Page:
According to Bloomberg, Mexico’s unexpected move to boost its credit line from the International Monetary Fund suggests the nation isn’t taking lightly the prospect of a Donald Trump presidency or Britain’s exit from the European Union.
On Friday May 27, the country increased the size by a third to a record $88 billion and extended it by two years. The decision surprised market watchers because the previous $67 billion agreement wasn’t set to expire until November.
To Grupo Financiero Banorte SAB — Mexico’s biggest publicly traded bank — the government is seeking to bolster its ability to withstand overseas shocks in the event of a so-called Brexit and a victory by Trump, who has vowed to implement policies that may harm Latin America’s second-biggest economy. Mexico is already contending with increased volatility in its financial markets. The peso tumbled 7 percent in May alone, prompting foreign investors to slash holdings of the nation’s bonds.
“The Mexican authorities tried to negotiate the increase before a potentially volatile summer,” said Alejandro Padilla, the head of fixed-income and currency strategy at Banorte in Mexico City. “There’s big uncertainty surrounding Brexit and the potential effects for financial markets. The theme of Trump and the U.S. elections is also something you need to consider, because he’s been very clear about his foreign policy.”
Trump, the presumptive Republican nominee for president, has pledged to make Mexico build a wall on its border to stop illegal immigration to the U.S. He’s also vowed to block billions in remittances that Mexicans working in the U.S. send back to their families. Another threat to Mexico is Trump’s plan to renegotiate or terminate the North American Free Trade Agreement, saying that it’s been a disaster for the U.S.
In explaining last week the reasons for requesting the early renewal of and increase to the IMF loan, which Mexico has never tapped since first obtaining it in 2009, the nation’s officials cited “risks coming from the exterior.” These included a bigger slowdown in global economic activity, uncertainty about the pace of U.S. interest-rate increases and the potential for a larger deceleration in trade, employment and global financial flows.
In a March interview, Agustin Carstens, head of the central bank, said the possibility of a Trump presidency is implicitly reflected in the risk models used by policy makers and something that’s in their heads. Speaking to reporters in Mexico City on Tuesday night, Carstens said Brexit and the potential for Trump’s election need to be watched because they could spur volatility in international financial markets.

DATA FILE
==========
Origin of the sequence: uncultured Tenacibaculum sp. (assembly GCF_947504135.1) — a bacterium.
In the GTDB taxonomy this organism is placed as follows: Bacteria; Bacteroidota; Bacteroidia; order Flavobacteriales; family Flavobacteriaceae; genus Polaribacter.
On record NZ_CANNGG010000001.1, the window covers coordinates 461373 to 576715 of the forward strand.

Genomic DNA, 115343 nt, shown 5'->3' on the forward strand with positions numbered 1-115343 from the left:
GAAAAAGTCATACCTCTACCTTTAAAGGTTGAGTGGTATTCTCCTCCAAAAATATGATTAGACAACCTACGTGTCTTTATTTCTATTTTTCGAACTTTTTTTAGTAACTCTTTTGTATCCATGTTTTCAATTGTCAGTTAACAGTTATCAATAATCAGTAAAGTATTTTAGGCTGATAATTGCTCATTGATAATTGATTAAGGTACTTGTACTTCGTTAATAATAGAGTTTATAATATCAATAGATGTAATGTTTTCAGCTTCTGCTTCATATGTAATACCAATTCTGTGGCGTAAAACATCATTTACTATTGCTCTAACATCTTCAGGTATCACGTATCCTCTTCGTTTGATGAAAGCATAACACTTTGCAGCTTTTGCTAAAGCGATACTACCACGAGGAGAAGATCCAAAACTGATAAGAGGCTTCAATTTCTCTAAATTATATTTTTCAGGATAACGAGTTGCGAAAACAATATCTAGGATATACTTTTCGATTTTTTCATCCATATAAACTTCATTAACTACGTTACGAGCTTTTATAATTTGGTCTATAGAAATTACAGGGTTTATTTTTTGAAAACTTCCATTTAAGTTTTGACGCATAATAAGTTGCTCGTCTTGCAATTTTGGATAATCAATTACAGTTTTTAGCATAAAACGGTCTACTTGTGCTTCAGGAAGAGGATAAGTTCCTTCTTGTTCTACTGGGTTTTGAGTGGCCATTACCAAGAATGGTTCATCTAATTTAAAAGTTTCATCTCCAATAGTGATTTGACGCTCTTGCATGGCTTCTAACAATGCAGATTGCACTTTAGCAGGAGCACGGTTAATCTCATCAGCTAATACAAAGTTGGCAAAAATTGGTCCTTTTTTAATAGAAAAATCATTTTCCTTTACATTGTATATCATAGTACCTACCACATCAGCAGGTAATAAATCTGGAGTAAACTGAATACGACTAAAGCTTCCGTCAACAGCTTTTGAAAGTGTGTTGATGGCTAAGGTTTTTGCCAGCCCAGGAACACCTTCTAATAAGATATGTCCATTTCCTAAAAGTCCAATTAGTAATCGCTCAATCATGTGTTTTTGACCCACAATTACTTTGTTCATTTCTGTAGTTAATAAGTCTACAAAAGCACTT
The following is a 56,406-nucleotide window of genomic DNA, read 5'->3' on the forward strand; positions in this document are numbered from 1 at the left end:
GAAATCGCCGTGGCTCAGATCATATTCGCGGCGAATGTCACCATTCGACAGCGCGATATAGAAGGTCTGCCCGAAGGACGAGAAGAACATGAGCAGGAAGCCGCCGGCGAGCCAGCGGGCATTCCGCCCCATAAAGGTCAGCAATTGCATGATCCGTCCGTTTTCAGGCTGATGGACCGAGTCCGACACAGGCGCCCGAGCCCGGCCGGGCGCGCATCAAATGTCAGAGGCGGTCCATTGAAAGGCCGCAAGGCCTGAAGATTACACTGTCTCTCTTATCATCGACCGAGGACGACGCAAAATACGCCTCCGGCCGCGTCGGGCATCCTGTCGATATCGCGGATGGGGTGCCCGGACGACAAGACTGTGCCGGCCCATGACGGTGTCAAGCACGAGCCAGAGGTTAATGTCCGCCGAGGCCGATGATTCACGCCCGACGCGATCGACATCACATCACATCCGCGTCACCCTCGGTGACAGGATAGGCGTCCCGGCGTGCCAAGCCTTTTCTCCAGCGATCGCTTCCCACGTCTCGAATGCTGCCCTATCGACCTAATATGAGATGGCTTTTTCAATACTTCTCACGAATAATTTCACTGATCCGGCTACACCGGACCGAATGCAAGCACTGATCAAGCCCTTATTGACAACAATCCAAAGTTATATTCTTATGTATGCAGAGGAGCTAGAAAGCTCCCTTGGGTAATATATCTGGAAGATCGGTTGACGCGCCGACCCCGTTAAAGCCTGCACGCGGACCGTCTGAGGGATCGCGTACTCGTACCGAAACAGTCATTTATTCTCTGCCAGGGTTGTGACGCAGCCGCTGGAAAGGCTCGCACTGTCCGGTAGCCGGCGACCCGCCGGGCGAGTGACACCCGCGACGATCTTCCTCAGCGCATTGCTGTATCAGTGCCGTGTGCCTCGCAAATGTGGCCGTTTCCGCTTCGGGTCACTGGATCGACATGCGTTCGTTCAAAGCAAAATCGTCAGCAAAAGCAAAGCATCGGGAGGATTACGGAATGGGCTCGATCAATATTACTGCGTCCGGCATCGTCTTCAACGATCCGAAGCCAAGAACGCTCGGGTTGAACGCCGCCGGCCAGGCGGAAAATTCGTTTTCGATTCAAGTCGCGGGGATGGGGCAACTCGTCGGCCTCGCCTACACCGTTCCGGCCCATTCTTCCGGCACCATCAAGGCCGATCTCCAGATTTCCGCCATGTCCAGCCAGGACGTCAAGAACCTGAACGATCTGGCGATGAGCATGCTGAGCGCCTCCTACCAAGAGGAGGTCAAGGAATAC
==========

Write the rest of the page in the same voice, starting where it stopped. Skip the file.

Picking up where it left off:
The peso fell 0.1 percent to 18.4834 per dollar at 7:15 a.m. in Mexico City.
If Britain votes to exit the EU in a June 23 referendum, the peso may plunge about 12 percent to 21 per dollar, Marco Oviedo, the chief Mexico economist at Barclays Plc, said last week at a conference hosted by El Financiero Bloomberg. As the world’s most liquid emerging-market currency, the peso is widely used to hedge risky assets, making it vulnerable to a sharp selloff in times of global turmoil.
The IMF loan gives the central bank “enough firepower to use in order to contain volatility,” said Alberto Ramos, the chief Latin America economist at Goldman Sachs Group Inc.
When international reserves and the IMF credit line are combined, Mexico has $265 billion at its disposal to combat global financial volatility. The $21 billion increase in the loan helps to compensate for the $25 billion that Banco de Mexico spent on dollar sales in 2015 to shore up the peso, a move that sent reserves to a two-year low in November.
To Banorte’s Padilla, Mexico’s decision to increase the credit line will help the peso strengthen about 5 percent by year-end and the nation’s benchmark bonds rebound.
“It basically tells you that the Mexican authorities have a significant number of tools or ammunition to face important events going forward,” said Gabriel Lozano, JPMorgan Chase & Co.’s chief Mexico economist.
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